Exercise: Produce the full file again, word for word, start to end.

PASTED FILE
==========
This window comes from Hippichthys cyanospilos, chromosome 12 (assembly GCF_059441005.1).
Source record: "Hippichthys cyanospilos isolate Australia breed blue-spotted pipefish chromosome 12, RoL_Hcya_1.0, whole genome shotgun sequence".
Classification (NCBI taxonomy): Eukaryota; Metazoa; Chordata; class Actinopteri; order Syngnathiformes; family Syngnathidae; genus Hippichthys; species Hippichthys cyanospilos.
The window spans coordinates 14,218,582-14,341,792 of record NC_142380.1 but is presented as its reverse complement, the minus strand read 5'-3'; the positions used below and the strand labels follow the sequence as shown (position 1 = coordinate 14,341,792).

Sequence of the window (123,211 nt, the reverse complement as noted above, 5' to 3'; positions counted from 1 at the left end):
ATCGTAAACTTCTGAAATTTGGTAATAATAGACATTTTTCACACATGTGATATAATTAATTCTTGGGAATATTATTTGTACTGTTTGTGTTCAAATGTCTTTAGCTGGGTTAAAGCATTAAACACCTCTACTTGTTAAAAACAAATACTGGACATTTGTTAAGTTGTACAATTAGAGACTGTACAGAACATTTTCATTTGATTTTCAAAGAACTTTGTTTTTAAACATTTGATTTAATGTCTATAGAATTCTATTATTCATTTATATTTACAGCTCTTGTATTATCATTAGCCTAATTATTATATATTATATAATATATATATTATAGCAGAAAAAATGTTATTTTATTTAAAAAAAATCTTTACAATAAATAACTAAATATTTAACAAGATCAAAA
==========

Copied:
This window comes from Hippichthys cyanospilos, chromosome 12 (assembly GCF_059441005.1).
Source record: "Hippichthys cyanospilos isolate Australia breed blue-spotted pipefish chromosome 12, RoL_Hcya_1.0, whole genome shotgun sequence".
Classification (NCBI taxonomy): Eukaryota; Metazoa; Chordata; class Actinopteri; order Syngnathiformes; family Syngnathidae; genus Hippichthys; species Hippichthys cyanospilos.
The window spans coordinates 14,218,582-14,341,792 of record NC_142380.1 but is presented as its reverse complement, the minus strand read 5'-3'; the positions used below and the strand labels follow the sequence as shown (position 1 = coordinate 14,341,792).

Sequence of the window (123,211 nt, the reverse complement as noted above, 5' to 3'; positions counted from 1 at the left end):
ATCGTAAACTTCTGAAATTTGGTAATAATAGACATTTTTCACACATGTGATATAATTAATTCTTGGGAATATTATTTGTACTGTTTGTGTTCAAATGTCTTTAGCTGGGTTAAAGCATTAAACACCTCTACTTGTTAAAAACAAATACTGGACATTTGTTAAGTTGTACAATTAGAGACTGTACAGAACATTTTCATTTGATTTTCAAAGAACTTTGTTTTTAAACATTTGATTTAATGTCTATAGAATTCTATTATTCATTTATATTTACAGCTCTTGTATTATCATTAGCCTAATTATTATATATTATATAATATATATATTATAGCAGAAAAAATGTTATTTTATTTAAAAAAAATCTTTACAATAAATAACTAAATATTTAACAAGATCAAAA